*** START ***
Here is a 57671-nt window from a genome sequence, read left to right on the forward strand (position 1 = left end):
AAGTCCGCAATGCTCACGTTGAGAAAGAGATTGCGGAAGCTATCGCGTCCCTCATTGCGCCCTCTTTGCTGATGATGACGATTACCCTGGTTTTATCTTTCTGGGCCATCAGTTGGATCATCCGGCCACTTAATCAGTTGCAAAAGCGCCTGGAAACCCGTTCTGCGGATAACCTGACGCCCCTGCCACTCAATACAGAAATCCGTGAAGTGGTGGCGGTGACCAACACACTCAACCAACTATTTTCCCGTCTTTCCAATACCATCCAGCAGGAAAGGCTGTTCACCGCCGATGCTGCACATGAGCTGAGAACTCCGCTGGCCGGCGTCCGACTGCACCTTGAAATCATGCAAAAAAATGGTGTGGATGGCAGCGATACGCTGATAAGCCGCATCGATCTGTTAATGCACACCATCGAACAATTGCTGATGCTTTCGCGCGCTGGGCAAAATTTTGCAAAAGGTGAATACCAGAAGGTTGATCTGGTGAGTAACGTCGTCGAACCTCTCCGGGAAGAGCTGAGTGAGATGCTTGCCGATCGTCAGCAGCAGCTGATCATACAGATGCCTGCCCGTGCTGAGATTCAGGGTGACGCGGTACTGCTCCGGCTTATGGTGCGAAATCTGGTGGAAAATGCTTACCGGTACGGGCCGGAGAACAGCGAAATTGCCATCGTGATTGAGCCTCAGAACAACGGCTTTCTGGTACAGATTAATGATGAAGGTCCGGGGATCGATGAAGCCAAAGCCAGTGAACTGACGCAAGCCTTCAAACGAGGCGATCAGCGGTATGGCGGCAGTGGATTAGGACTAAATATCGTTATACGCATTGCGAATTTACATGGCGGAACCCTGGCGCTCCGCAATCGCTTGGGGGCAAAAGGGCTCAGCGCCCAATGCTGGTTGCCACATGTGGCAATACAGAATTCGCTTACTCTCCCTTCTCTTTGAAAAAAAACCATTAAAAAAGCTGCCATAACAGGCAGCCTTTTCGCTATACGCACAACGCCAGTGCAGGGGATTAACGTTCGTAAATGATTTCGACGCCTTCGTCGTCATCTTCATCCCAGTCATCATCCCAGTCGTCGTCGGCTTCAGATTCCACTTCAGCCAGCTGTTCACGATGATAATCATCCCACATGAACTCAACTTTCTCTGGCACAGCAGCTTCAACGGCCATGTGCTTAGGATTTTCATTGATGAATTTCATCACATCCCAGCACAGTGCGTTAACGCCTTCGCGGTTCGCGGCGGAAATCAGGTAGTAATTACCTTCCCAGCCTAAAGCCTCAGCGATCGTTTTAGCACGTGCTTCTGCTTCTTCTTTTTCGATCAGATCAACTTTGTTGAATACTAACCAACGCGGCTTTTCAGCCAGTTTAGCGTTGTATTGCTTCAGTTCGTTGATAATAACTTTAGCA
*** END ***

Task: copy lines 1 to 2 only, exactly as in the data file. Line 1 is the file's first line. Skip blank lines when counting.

Here is a 57671-nt window from a genome sequence, read left to right on the forward strand (position 1 = left end):
AAGTCCGCAATGCTCACGTTGAGAAAGAGATTGCGGAAGCTATCGCGTCCCTCATTGCGCCCTCTTTGCTGATGATGACGATTACCCTGGTTTTATCTTTCTGGGCCATCAGTTGGATCATCCGGCCACTTAATCAGTTGCAAAAGCGCCTGGAAACCCGTTCTGCGGATAACCTGACGCCCCTGCCACTCAATACAGAAATCCGTGAAGTGGTGGCGGTGACCAACACACTCAACCAACTATTTTCCCGTCTTTCCAATACCATCCAGCAGGAAAGGCTGTTCACCGCCGATGCTGCACATGAGCTGAGAACTCCGCTGGCCGGCGTCCGACTGCACCTTGAAATCATGCAAAAAAATGGTGTGGATGGCAGCGATACGCTGATAAGCCGCATCGATCTGTTAATGCACACCATCGAACAATTGCTGATGCTTTCGCGCGCTGGGCAAAATTTTGCAAAAGGTGAATACCAGAAGGTTGATCTGGTGAGTAACGTCGTCGAACCTCTCCGGGAAGAGCTGAGTGAGATGCTTGCCGATCGTCAGCAGCAGCTGATCATACAGATGCCTGCCCGTGCTGAGATTCAGGGTGACGCGGTACTGCTCCGGCTTATGGTGCGAAATCTGGTGGAAAATGCTTACCGGTACGGGCCGGAGAACAGCGAAATTGCCATCGTGATTGAGCCTCAGAACAACGGCTTTCTGGTACAGATTAATGATGAAGGTCCGGGGATCGATGAAGCCAAAGCCAGTGAACTGACGCAAGCCTTCAAACGAGGCGATCAGCGGTATGGCGGCAGTGGATTAGGACTAAATATCGTTATACGCATTGCGAATTTACATGGCGGAACCCTGGCGCTCCGCAATCGCTTGGGGGCAAAAGGGCTCAGCGCCCAATGCTGGTTGCCACATGTGGCAATACAGAATTCGCTTACTCTCCCTTCTCTTTGAAAAAAAACCATTAAAAAAGCTGCCATAACAGGCAGCCTTTTCGCTATACGCACAACGCCAGTGCAGGGGATTAACGTTCGTAAATGATTTCGACGCCTTCGTCGTCATCTTCATCCCAGTCATCATCCCAGTCGTCGTCGGCTTCAGATTCCACTTCAGCCAGCTGTTCACGATGATAATCATCCCACATGAACTCAACTTTCTCTGGCACAGCAGCTTCAACGGCCATGTGCTTAGGATTTTCATTGATGAATTTCATCACATCCCAGCACAGTGCGTTAACGCCTTCGCGGTTCGCGGCGGAAATCAGGTAGTAATTACCTTCCCAGCCTAAAGCCTCAGCGATCGTTTTAGCACGTGCTTCTGCTTCTTCTTTTTCGATCAGATCAACTTTGTTGAATACTAACCAACGCGGCTTTTCAGCCAGTTTAGCGTTGTATTGCTTCAGTTCGTTGATAATAACTTTAGCA